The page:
In the first two quatrains of Sonnet 18, the speaker wonders if he should compare his love to a summer's day. But, he reflects that the beauty of Nature is too temporal: "Rough winds do shake the darling buds of May,/And summer's lease hath all too short a date." In addition, sometimes the heat of summer is oppressive or its beauty "decline."
Then, in the third quatrain, the speaker declares that his lover's "eternal summer," or soul, "shall not fade/Nor lose possession of that fair thou owest/Nor shall Death brag thou wanderest in his shade." Even when his love has died, the speaker avows, the beauty of his love will endure. The final couplet explains, "So long as men can breathe, or eyes can see,/So long lives this[my poem], and this gives life to thee.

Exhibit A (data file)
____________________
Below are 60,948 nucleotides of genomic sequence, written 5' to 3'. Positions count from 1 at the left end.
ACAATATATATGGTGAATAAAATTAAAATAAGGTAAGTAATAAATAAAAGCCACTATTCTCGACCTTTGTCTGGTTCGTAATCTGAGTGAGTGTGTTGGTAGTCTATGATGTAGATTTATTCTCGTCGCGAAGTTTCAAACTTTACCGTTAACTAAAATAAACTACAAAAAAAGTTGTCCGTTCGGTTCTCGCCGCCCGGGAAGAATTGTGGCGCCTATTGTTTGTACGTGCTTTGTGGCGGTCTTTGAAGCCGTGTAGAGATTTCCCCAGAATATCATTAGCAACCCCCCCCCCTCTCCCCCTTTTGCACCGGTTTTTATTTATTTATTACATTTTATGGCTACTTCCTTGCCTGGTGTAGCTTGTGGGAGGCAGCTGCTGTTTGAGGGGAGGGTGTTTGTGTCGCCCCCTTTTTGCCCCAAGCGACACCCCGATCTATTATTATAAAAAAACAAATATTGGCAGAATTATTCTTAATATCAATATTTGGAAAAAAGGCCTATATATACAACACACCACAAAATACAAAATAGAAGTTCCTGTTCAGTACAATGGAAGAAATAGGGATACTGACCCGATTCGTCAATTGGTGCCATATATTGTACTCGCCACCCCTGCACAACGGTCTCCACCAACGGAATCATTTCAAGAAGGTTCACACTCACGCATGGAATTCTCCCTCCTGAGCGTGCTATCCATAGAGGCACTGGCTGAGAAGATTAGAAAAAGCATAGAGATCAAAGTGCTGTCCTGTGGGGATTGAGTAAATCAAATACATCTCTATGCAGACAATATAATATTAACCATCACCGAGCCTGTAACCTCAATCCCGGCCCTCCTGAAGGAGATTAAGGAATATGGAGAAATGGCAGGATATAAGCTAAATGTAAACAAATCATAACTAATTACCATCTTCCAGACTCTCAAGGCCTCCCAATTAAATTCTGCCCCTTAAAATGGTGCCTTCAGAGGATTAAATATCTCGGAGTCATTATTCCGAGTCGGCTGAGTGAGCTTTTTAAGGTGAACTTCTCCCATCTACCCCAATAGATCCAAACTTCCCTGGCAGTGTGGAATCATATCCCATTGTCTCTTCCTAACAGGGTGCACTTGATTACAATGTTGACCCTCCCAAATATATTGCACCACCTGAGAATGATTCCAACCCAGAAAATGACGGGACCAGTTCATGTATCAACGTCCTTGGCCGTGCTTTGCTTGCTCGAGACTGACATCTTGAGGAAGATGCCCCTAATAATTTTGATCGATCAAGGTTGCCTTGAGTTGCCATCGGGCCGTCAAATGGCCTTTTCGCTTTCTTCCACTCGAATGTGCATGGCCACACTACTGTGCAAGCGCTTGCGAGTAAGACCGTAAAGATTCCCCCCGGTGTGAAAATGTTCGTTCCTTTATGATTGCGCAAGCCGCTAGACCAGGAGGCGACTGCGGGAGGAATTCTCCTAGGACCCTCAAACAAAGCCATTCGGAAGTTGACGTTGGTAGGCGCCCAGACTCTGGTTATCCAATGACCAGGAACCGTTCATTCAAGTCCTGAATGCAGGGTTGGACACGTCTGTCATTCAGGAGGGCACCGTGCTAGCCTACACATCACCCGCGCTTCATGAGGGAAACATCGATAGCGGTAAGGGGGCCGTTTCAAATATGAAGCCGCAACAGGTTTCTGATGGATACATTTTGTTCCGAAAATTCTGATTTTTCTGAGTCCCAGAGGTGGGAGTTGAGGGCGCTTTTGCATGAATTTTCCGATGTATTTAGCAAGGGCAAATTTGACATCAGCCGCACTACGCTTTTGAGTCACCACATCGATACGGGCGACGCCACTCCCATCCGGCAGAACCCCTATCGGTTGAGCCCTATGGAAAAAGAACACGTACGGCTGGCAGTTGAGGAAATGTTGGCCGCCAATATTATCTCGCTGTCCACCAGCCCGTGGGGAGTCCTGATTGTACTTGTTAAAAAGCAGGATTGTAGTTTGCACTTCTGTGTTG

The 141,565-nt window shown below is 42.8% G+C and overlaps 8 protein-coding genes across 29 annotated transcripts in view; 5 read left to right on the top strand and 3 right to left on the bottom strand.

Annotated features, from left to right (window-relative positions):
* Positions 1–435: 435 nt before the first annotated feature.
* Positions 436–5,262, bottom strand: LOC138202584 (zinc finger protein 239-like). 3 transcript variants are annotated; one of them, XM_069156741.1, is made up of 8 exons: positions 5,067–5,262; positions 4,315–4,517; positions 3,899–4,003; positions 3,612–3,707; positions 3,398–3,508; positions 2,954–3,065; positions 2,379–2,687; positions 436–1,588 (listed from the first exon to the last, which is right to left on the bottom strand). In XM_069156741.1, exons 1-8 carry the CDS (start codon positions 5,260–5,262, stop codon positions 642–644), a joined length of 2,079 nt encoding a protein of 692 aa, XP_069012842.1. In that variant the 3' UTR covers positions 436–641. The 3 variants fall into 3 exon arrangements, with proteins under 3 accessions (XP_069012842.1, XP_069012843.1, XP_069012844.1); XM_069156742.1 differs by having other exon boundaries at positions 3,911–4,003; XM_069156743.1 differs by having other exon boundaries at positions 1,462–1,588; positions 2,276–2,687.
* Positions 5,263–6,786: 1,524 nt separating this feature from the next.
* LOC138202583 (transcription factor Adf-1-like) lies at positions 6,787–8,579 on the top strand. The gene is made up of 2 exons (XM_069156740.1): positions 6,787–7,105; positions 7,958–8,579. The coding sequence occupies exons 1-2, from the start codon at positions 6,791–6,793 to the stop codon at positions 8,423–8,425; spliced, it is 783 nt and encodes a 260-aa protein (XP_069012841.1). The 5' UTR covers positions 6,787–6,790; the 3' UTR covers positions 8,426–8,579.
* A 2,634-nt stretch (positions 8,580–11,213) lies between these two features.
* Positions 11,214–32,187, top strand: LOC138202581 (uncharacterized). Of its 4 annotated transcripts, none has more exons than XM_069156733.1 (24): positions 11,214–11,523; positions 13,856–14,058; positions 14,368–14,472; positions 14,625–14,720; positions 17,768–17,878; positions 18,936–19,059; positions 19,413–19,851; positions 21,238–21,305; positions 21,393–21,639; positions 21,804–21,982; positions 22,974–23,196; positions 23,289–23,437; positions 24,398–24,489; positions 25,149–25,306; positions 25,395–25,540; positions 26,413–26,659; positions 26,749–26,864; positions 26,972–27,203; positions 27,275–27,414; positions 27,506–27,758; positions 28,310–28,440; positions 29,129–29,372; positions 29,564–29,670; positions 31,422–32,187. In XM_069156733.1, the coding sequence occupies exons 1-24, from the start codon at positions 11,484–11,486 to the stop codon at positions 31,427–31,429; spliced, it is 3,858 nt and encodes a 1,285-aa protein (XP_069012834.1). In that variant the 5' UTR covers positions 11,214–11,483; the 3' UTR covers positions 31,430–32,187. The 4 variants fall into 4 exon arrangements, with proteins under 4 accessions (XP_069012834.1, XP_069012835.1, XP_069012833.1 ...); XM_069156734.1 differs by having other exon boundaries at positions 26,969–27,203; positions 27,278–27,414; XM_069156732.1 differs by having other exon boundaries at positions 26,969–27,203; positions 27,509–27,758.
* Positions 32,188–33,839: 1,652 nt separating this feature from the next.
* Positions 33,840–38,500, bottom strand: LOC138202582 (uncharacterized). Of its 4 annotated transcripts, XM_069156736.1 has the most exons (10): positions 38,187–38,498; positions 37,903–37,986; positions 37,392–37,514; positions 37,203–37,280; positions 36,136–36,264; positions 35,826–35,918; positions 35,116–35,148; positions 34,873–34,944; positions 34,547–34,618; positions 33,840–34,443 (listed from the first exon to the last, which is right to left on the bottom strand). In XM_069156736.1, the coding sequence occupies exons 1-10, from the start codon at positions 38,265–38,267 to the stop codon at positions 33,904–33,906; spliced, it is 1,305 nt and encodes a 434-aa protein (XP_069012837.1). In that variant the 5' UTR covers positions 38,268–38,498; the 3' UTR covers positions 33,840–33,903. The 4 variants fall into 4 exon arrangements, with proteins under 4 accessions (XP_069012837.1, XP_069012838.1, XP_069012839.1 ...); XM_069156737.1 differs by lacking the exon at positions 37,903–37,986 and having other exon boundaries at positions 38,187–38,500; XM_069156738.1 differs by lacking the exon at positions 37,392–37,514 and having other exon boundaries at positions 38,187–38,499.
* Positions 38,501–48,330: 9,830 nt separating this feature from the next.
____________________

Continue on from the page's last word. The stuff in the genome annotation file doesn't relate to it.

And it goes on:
A truly beautiful declaration of eternal love!
Sonnet 19 reiterates this same declaration that the speaker's love will be eternally young and beautiful because "My love shall in my verse ever live young" no matter how much Time carves "thy hours my love's fair brow."